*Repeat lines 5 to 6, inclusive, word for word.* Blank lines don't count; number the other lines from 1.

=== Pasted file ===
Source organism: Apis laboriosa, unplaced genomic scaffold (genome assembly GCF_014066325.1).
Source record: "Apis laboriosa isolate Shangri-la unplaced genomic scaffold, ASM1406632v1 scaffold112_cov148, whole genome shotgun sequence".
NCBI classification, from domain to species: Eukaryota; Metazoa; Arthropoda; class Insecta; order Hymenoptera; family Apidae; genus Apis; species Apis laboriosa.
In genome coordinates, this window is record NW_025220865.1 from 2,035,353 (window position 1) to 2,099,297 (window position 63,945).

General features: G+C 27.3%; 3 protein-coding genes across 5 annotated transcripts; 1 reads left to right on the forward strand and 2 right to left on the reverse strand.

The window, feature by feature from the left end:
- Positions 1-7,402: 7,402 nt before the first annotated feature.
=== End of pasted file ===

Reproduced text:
General features: G+C 27.3%; 3 protein-coding genes across 5 annotated transcripts; 1 reads left to right on the forward strand and 2 right to left on the reverse strand.

The window, feature by feature from the left end: